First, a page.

Our Better Thinking

Del Close, one of the grandfathers of modern improv, told people to wait for their third thought.

The idea, in my rough rehashing, is that our first thought is automatic and uncreative. The second thought might be a bit fresher. But the third thought is likely to be original. And - this is Caitie here, not Mr. Close - perhaps original before we tip into overthinking and self-consciousness.

Taken off the improv stage and onto the sidewalks of our daily lives, it can shake loose new thinking. The third thought drives us out past our usual routes and onto less-trodden roads.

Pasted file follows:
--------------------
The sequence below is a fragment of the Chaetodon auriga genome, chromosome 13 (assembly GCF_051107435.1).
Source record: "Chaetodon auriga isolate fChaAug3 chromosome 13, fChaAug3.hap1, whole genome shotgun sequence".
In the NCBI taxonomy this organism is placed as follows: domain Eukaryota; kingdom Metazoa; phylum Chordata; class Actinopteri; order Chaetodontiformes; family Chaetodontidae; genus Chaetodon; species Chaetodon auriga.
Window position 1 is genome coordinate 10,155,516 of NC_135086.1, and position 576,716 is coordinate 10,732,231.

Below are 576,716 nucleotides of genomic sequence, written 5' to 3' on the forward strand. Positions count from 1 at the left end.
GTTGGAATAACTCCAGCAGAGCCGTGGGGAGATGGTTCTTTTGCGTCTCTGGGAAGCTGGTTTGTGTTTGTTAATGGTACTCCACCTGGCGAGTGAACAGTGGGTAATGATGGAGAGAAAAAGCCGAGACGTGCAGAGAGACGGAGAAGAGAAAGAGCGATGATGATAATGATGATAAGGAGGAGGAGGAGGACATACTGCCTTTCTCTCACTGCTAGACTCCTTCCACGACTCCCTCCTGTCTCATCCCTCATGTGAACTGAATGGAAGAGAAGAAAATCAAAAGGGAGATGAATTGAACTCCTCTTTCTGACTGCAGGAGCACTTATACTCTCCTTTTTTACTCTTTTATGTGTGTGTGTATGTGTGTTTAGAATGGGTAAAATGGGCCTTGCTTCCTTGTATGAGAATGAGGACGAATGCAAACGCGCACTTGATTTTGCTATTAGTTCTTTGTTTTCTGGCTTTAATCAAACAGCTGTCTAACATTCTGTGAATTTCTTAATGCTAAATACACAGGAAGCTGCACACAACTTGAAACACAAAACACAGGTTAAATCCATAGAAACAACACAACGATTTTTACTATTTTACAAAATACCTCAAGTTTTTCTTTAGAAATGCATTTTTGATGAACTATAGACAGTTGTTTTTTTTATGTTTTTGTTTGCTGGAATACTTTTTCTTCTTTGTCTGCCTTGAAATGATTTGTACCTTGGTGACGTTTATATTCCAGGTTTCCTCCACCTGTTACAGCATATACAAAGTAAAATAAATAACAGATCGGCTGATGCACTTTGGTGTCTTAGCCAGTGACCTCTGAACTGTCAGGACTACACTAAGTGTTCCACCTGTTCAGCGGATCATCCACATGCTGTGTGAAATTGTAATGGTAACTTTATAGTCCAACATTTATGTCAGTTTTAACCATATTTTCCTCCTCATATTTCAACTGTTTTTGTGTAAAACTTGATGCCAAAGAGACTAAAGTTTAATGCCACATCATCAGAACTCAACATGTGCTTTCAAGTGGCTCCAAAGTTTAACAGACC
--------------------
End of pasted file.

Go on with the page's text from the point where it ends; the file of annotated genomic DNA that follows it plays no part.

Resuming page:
When deciding where to go for breakfast, we could go to that diner we always go to. Then there’s that pancake house Alice recommended - wait! What about that new crepe place you read about?

I’ve got a sticky work situation. I could send off a passive-aggressive email and hope he reads the subtext. I could just not respond. Or I could call him and see if we could talk through it.

The third thought makes no promises of greatness. But it opens our mental landscape wider, gives us more play space. And reminds us we have more options than our first thought alone would suggest.

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